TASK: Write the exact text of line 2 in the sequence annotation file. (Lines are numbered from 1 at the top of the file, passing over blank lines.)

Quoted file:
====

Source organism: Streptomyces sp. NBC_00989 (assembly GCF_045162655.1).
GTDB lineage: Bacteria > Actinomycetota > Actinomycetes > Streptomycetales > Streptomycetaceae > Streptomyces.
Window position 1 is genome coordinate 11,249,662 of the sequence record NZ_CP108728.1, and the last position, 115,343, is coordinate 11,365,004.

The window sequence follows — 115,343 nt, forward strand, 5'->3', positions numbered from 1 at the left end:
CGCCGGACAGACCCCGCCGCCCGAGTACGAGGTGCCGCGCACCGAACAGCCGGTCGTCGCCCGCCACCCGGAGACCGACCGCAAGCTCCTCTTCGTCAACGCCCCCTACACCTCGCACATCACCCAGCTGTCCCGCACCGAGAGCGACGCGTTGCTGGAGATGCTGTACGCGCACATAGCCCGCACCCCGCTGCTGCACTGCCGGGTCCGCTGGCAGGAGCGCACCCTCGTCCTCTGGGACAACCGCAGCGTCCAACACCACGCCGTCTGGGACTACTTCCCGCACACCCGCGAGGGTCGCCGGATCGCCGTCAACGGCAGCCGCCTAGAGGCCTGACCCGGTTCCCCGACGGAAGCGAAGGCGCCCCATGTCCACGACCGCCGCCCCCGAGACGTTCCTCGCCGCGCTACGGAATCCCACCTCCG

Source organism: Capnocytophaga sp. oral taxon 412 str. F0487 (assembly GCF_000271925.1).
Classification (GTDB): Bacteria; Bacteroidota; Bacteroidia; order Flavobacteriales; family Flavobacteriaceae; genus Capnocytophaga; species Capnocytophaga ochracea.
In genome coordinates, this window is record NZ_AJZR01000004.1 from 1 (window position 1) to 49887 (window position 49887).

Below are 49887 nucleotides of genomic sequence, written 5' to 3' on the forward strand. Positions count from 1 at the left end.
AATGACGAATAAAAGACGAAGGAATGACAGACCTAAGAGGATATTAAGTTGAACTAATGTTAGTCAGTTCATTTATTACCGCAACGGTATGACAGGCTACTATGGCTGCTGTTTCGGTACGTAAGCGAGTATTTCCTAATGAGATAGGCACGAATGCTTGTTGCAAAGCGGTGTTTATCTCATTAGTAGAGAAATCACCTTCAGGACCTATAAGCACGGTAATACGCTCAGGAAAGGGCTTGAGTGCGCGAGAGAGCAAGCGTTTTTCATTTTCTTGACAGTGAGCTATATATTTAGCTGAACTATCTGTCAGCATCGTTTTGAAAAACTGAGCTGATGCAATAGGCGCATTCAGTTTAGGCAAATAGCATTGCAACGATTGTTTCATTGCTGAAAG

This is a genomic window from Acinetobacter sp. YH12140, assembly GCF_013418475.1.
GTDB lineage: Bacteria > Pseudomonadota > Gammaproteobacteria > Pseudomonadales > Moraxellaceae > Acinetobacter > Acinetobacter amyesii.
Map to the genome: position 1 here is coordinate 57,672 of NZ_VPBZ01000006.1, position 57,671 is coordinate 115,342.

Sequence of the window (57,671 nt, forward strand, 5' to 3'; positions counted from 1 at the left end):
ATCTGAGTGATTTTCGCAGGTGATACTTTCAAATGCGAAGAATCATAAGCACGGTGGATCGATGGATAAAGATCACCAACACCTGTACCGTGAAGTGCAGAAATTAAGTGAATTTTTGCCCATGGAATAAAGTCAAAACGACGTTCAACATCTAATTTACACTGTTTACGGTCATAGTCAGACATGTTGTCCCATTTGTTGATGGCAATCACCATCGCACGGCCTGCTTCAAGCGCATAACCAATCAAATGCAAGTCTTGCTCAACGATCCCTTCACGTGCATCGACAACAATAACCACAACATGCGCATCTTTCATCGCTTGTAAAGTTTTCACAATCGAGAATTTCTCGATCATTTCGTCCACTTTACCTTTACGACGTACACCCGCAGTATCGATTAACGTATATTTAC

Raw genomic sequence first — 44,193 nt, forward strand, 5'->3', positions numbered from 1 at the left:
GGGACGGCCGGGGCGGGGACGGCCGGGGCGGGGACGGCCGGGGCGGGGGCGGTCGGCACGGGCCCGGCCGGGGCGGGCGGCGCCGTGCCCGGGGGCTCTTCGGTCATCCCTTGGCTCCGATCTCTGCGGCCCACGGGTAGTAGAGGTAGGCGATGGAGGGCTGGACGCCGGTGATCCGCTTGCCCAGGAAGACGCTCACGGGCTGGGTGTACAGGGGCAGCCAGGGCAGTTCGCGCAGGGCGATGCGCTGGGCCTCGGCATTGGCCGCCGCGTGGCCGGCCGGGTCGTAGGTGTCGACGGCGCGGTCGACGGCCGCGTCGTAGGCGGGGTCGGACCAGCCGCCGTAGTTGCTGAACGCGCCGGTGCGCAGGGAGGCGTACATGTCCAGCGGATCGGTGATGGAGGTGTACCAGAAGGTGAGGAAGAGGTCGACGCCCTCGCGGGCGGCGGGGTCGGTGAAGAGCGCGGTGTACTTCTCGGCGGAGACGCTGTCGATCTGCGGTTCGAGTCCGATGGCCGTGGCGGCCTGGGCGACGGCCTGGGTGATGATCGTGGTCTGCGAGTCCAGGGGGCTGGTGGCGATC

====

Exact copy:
GTDB lineage: Bacteria > Actinomycetota > Actinomycetes > Streptomycetales > Streptomycetaceae > Streptomyces.